Somehow I missed Cel's talk -- although I got a pic of him later. Too bad as this is the guy from whom I have purchased merchandise.
This talk was less accessible to me as the text-based presentation that was put through a translation program. I actually quit listening for the most part when I read words to the effect of "no plans for a Macintosh version." One of the great things about SL is that it is effectively platform independent.
I understood most of this talk. Yea! However I will never be able to afford Maya, the program Xenius uses. Some of the effects he illustrated never did load on my computer, and I'm not into blow 'em up games, but the process for creating 3D scenes is most intriguing. The 20-plus prim car was so realistic that I wondered why anyone would want to reproduce anything so closely in the metaverse. The answer of course is that someone hired him to do it. He builds mechanistic avatar war machinery for battle games for fun. The example of this never did get beyond amorphous bloops.
Wish I was a student. You can apparently get Maya for about 300 bucks if you are verifiable as connected with an educational institution.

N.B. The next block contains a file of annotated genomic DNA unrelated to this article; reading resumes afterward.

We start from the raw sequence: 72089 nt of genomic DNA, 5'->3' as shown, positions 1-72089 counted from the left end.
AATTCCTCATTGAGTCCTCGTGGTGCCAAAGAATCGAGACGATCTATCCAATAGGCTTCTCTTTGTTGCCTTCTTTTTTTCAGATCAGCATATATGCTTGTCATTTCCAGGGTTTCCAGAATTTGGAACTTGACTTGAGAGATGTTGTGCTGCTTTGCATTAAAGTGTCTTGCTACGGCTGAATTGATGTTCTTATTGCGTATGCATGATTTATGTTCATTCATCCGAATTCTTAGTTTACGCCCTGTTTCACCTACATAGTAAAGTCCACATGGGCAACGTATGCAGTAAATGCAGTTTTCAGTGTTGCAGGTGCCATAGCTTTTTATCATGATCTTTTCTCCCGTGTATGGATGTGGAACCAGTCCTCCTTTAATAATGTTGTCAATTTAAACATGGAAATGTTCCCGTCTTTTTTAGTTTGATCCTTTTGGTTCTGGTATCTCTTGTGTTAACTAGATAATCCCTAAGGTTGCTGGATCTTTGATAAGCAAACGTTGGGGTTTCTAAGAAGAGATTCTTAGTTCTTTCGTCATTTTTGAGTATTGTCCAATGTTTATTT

“Second Life® and Linden Lab® are trademarks or registered trademarks of Linden Research, Inc. All rights reserved. No infringement is intended.”
- 07/12 - 07/19 (1)
- 02/08 - 02/15 (2)
- 01/25 - 02/01 (1)
- 11/02 - 11/09 (1)
- 10/19 - 10/26 (1)
- 09/14 - 09/21 (1)
- 08/17 - 08/24 (1)
- 08/10 - 08/17 (2)
- 08/03 - 08/10 (1)
- 07/13 - 07/20 (2)
- 06/29 - 07/06 (4)
- 06/22 - 06/29 (1)
- 05/25 - 06/01 (1)
- 03/16 - 03/23 (3)
- 03/09 - 03/16 (1)
- 01/20 - 01/27 (2)
- 12/02 - 12/09 (1)
- 09/23 - 09/30 (1)
- 09/02 - 09/09 (2)
- 07/22 - 07/29 (1)
- 07/15 - 07/22 (1)
- 06/10 - 06/17 (1)
- 06/03 - 06/10 (3)
- 05/27 - 06/03 (1)
- 05/13 - 05/20 (1)
- 05/06 - 05/13 (2)
About this blog and Second Ana:
- The Womens Center, Second Life
- Ana Herzog, avatar in the virtual world of Second Life, expounds on the semiotics of identity in the metaverse, alternate realities, feminism, artistic expression and the growing use of SL as a a progressive networking tool. Second Ana was born into Second Life on July 8th of 2006. Her island, The Womens Center, will officially open on the Autumnal Equinox. She owns Casita Gaia, an Interior Furnishings Boutique in Barcelona del Oeste. She is the local coordinator for CODEPINK SL. CODEPINK SL is an international chapter of CODEPINK Women for Peace. CODEPINK is also represented by our hut hangout on Commonwealth Island where our neighbors include the ACLU and Green Peace.